General Information About Testicular Cancer
Testicular cancer is a disease in which malignant (cancer) cells form in the tissues of one or both testicles.
The testicles are 2 egg-shaped glands located inside the scrotum (a sac of loose skin that lies directly below the penis). The testicles are held within the scrotum by the spermatic cord, which also contains the vas deferens and vessels and nerves of the testicles.
Anatomy of the male reproductive and urinary systems, showing the testicles, prostate, bladder, and other organs.
The testicles are the male sex glands and produce testosterone and sperm. Germ cells within the testicles produce immature sperm that travel through a network of tubules (tiny tubes) and larger tubes into the epididymis (a long coiled tube next to the testicles) where the sperm mature and are stored.
Almost all testicular cancers start in the germ cells. The two main types of testicular germ cell tumors are seminomas and nonseminomas.
See the PDQ summary on Testicular Cancer Treatment for more information about testicular cancer.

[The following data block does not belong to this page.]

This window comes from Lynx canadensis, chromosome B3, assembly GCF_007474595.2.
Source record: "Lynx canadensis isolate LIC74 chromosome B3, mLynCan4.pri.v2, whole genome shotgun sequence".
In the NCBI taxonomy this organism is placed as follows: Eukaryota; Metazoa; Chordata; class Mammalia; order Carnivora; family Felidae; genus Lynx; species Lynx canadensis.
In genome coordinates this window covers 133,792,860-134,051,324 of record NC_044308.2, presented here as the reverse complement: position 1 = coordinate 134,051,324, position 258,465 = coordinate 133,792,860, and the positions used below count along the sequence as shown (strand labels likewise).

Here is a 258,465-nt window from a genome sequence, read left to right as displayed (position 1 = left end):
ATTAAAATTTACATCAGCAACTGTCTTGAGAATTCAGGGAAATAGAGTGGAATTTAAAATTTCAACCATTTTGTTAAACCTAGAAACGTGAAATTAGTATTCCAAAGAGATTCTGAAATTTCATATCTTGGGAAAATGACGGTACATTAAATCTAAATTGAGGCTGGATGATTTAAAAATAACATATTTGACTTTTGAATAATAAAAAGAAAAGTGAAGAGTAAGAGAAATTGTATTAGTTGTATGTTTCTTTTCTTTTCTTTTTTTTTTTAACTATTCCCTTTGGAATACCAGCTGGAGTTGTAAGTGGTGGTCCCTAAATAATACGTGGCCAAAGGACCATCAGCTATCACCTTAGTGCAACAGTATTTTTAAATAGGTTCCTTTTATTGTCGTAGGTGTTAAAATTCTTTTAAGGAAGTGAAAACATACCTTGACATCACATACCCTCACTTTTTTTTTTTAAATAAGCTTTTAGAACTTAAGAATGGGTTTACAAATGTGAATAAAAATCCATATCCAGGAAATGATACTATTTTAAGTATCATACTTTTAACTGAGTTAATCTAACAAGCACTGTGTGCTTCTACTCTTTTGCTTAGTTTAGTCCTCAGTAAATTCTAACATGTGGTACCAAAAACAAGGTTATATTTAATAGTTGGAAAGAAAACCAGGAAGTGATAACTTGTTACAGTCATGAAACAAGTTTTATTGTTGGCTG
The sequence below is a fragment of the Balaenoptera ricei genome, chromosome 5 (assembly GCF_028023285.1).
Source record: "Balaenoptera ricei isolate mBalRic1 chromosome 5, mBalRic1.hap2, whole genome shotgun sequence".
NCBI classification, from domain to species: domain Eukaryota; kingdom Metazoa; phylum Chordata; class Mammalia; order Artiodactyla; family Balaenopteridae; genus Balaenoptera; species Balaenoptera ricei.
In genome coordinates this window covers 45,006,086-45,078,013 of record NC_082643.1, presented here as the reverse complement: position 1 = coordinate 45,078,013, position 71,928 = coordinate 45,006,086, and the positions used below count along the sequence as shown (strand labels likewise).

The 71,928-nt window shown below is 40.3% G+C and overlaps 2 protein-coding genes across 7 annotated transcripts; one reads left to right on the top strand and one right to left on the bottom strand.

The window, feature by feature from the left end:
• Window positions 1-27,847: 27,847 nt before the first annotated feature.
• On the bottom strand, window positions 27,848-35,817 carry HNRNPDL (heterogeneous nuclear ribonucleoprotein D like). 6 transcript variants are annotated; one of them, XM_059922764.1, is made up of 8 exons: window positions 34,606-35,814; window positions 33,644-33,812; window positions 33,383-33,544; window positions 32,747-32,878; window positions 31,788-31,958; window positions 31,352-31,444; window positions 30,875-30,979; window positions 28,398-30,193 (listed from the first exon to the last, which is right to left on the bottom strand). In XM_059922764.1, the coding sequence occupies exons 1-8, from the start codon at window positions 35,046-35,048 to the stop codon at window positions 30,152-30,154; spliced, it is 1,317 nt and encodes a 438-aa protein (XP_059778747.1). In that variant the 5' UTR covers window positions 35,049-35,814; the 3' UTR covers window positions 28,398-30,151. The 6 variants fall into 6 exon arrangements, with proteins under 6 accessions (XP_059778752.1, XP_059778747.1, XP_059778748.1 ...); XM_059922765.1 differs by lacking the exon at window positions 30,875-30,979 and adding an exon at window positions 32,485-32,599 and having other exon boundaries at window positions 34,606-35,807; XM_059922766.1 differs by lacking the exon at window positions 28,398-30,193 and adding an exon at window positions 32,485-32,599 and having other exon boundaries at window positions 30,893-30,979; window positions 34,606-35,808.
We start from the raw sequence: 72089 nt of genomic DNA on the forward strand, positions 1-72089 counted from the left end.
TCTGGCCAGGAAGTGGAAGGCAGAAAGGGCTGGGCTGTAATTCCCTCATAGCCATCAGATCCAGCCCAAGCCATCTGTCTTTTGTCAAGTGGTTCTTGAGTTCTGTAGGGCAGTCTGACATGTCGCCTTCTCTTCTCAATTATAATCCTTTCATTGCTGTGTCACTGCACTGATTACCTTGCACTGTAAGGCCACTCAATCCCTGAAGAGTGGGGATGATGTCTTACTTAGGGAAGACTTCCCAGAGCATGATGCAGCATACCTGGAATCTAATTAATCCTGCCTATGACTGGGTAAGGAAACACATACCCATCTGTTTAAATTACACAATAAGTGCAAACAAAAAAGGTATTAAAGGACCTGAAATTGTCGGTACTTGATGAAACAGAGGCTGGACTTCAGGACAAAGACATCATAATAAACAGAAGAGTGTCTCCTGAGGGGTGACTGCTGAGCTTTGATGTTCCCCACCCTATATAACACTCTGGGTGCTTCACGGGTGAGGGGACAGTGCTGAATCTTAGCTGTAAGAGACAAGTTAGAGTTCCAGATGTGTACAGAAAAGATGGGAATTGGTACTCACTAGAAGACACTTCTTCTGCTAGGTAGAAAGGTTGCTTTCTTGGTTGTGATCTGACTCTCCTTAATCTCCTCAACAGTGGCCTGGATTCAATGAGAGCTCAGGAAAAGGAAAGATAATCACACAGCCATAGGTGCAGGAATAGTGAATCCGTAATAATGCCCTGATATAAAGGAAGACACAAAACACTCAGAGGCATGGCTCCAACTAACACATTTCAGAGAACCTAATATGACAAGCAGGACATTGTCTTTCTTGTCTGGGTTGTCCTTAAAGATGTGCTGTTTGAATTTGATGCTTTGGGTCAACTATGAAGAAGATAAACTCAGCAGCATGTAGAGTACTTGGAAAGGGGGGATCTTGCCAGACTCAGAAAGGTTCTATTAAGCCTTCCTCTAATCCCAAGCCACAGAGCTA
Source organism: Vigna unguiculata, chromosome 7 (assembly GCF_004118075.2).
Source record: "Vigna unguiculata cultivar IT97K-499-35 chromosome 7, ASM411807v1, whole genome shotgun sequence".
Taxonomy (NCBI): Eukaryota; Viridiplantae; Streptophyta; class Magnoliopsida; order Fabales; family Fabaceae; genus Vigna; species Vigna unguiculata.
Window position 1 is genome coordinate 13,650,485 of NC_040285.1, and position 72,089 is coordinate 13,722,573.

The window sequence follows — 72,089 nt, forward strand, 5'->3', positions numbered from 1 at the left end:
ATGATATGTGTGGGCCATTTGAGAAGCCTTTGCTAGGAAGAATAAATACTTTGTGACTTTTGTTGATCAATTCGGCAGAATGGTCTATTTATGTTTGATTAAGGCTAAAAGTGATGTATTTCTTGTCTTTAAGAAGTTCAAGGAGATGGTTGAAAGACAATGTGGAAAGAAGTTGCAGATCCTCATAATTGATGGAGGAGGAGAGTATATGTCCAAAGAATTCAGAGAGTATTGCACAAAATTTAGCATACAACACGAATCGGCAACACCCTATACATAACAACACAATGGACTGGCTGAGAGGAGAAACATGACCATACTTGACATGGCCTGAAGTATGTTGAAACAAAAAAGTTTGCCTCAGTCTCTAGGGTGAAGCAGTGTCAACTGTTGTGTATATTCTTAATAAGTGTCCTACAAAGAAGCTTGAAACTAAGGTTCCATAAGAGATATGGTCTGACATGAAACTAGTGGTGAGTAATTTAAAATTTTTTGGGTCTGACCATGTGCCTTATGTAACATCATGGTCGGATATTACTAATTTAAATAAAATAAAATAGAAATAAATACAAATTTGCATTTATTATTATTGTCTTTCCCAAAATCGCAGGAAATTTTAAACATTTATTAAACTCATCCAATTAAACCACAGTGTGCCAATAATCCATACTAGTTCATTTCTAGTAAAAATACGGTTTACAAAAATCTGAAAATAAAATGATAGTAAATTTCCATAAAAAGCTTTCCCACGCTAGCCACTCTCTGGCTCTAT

Testicular cancer is the most common cancer in men aged 15 to 35 years.
Testicular cancer is very rare, but it is the most common cancer found in men between the ages of 15 and 35.
Although there has been an increase in the number of new cases in the last 40 years, the number of deaths caused by testicular cancer has decreased greatly because of better treatments for it.
A condition called cryptorchidism (an undescended testicle) is a main risk factor for developing testicular cancer.
Anything that increases the chance of getting a disease is called a risk factor. Having a risk factor does not mean that you will get cancer; not having risk factors doesn't mean that you will not get cancer. People who think they may be at risk should discuss this with their doctor. Risk factors for testicular cancer include the following:
- Having cryptorchidism (an undescended testicle).
- Having testicles that form in an unusual way.
- Being white.
- Having a personal or family history of testicular cancer.
- Having Klinefelter syndrome.
- Having testicular carcinoma in situ.